Florida State's Bernard James (5) served three deployments to the Middle East while with the U.S. Air Force. James, 26, is on track to graduate from Florida State with a degree in economics. (Matt Gentry/AP)

Some young basketball players attract big-time college recruiters by starring on championship high school teams. Others do it by dazzling on AAU traveling squads, dominating top-flight summer camps or showboating in all-star games.

Bernard James did none of that.

His proving ground was the U.S. Air Force. He enlisted in 2002 as a rail-thin 17-year-old, just 185 pounds on his 6-foot-5 frame. He came out in 2008 five inches taller, 40 pounds heavier and seasoned by the duty, danger and responsibility that came with three deployments to the Middle East.

James’s third deployment was spent working as a security guard at Camp Bucca, a military prison outside Basra in southern Iraq that once housed 22,000 detainees. (It was recently transformed into a hotel by its new owner, an Iraqi development company.) During James’s tour, riots broke out roughly once a week, he recalled. And mortar attacks were near monthly occurrences — one so close it killed seven detainees, injured 67 and left James with a slight hearing loss and memories that will not fade.

“Going in [to the Air Force], I was kind of immature and inexperienced — a somewhat sheltered kid,” James said in a recent telephone interview. “Coming out, I was definitely a man. I had matured a lot. My work ethic had grown. And I learned how to be responsible and a productive member of society.”

James’s uncommon maturity is just part of what’s in store for the young Maryland Terrapins (12-4, 2-1) when they travel to Tallahassee for Tuesday’s game against Florida State (11-6, 2-1), which flexed its muscle with a 90-57 dismantling of No. 3 North Carolina this past weekend.

Three weeks shy of his 27th birthday, the 6-10 James (now 240 pounds) supplies the bulk of the Seminoles’ rebounds. He accounts for 9.1 of the team’s 40.4 per-game average (11th best in NCAA Division I). He’s also adding just over 10 points and two blocks per game. And he is the emotional anchor when the Seminoles’ poise deserts them.

“He’s a guy we all look up to,” said senior guard Deividas Dulkys, 23, of Lithuania, who exploded for a career-high 32 points against North Carolina. “[James] is not the biggest talker on the team, but when he says something, everybody listens to him: One, because he’s much older; and two, he has life experience — not necessarily basketball experience — but life experience that we believe can help us.”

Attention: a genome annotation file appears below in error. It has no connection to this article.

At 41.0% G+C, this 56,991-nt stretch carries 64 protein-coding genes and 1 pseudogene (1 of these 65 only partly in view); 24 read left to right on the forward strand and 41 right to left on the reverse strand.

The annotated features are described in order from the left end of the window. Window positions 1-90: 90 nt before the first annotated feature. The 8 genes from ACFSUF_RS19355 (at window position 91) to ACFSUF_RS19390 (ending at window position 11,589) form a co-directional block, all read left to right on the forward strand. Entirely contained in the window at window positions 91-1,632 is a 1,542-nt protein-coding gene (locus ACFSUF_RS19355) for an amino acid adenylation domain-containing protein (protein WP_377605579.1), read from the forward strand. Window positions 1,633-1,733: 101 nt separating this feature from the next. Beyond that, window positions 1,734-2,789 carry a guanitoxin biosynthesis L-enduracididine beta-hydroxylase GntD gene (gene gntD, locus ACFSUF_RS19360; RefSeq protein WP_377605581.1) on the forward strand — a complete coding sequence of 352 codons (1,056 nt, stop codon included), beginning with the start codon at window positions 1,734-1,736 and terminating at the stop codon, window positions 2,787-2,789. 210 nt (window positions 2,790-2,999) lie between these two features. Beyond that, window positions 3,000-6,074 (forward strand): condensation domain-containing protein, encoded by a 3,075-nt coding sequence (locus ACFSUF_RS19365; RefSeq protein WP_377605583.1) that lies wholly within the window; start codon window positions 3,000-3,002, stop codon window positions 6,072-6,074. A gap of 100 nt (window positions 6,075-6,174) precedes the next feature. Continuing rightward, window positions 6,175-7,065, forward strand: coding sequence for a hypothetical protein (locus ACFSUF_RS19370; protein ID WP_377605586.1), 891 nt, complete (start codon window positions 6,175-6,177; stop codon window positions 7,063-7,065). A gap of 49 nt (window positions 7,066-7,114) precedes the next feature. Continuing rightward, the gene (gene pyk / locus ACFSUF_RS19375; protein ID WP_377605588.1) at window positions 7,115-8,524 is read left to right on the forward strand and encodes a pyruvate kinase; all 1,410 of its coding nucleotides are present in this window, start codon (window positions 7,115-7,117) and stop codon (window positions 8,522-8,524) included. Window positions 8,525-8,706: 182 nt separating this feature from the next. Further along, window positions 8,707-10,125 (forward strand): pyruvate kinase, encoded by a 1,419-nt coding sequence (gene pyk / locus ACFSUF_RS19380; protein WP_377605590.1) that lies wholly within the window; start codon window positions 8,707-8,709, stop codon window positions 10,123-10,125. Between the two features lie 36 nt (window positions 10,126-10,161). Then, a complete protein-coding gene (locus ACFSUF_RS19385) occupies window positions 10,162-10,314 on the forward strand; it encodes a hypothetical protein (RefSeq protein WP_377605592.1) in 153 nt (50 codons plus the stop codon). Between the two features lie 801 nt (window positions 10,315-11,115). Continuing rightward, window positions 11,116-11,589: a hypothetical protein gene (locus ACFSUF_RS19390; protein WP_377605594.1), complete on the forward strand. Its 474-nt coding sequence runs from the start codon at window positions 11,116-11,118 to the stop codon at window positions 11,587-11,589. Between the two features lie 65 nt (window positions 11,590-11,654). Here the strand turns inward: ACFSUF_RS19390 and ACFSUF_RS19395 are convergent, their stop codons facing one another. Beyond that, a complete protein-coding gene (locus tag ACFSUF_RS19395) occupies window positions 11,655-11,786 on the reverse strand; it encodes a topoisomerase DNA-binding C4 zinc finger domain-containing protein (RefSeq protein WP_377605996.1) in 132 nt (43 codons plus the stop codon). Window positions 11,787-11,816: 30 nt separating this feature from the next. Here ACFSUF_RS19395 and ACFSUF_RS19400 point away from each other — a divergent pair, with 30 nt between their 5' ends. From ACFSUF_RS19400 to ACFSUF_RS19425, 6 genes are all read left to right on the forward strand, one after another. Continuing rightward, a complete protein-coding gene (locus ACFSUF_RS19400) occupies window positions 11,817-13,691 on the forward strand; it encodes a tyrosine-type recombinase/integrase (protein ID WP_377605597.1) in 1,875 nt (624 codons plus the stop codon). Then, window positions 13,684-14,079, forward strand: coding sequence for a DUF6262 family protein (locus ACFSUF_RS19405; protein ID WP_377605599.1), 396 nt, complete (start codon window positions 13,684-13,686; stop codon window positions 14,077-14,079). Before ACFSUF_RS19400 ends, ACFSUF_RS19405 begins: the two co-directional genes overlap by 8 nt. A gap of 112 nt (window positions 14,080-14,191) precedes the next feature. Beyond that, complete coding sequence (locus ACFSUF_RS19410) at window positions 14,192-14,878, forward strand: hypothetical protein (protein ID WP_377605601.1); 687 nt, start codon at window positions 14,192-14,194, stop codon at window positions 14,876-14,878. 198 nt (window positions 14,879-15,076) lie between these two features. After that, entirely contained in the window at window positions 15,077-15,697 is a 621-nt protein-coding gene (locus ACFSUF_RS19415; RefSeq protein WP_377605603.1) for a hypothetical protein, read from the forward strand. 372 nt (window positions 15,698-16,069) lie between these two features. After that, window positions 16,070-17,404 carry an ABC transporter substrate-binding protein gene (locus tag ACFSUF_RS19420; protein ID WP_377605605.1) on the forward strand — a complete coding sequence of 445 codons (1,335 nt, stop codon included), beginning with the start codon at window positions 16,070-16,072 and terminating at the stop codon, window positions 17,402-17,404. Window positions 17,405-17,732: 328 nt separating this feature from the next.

A native of Savannah, Ga., James never played high school basketball and only started learning basic offensive and defensive schemes after being drafted to compete on an intramural team while in the Air Force.

Footage of his performance in an armed-forces tournament at Nellis Air Force Base in Las Vegas found its way to a Florida State recruiter. And after James bolstered his academic profile at Tallahassee Community College, Coach Leonard Hamilton extended a scholarship.

“We’re accustomed to looking under more rocks and knocking on more doors and maybe being turned down more,” Hamilton said, conceding that James’s route to Division I was unorthodox but chafing at a suggestion that he took a chance in signing him.

“We felt we had a committed athlete who showed a certain level of maturity. We knew he could learn, so we just had to teach him as a parent. I never felt it was [taking] a chance.”

In his final season of NCAA eligibility, James is on track to graduate this spring with a degree in economics. But he describes his basketball game as still “a work in progress,” with his offense slightly more evolved than his defense.

“When I got here I was really fundamentally unsound,” James said. “[The coaches] went back and gave me a foundation. I’ve improved in every area of the game.”

And he continues to work on being a leader for his teammates.

“A lot of times they do look to me to pull the team back together and keep us on a good track,” James said. “At times that has been tough for me. I’ve embraced it since the beginning, but I’m still learning to be a leader on the basketball court. It was a lot easier [in the Air Force]. I knew exactly what I needed to do and what I needed to say.”